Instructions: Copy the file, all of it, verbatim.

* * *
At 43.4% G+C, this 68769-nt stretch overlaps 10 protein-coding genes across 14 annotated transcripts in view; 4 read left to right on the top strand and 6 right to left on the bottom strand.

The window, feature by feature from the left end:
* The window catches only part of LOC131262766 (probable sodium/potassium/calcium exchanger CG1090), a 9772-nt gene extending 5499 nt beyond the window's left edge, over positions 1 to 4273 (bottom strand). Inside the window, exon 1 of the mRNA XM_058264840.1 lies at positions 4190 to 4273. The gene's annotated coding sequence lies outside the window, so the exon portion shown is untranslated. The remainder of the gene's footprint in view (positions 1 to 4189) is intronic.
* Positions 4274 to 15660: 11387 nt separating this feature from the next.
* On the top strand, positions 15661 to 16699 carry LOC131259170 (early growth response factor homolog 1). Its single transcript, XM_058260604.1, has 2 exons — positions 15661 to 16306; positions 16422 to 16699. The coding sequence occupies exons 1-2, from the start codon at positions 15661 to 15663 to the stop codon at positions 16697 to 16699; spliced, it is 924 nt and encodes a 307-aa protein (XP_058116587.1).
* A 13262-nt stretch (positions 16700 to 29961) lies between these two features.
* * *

At 43.4% G+C, this 68769-nt stretch overlaps 10 protein-coding genes across 14 annotated transcripts in view; 4 read left to right on the top strand and 6 right to left on the bottom strand.

The window, feature by feature from the left end:
* The window catches only part of LOC131262766 (probable sodium/potassium/calcium exchanger CG1090), a 9772-nt gene extending 5499 nt beyond the window's left edge, over positions 1 to 4273 (bottom strand). Inside the window, exon 1 of the mRNA XM_058264840.1 lies at positions 4190 to 4273. The gene's annotated coding sequence lies outside the window, so the exon portion shown is untranslated. The remainder of the gene's footprint in view (positions 1 to 4189) is intronic.
* Positions 4274 to 15660: 11387 nt separating this feature from the next.
* On the top strand, positions 15661 to 16699 carry LOC131259170 (early growth response factor homolog 1). Its single transcript, XM_058260604.1, has 2 exons — positions 15661 to 16306; positions 16422 to 16699. The coding sequence occupies exons 1-2, from the start codon at positions 15661 to 15663 to the stop codon at positions 16697 to 16699; spliced, it is 924 nt and encodes a 307-aa protein (XP_058116587.1).
* A 13262-nt stretch (positions 16700 to 29961) lies between these two features.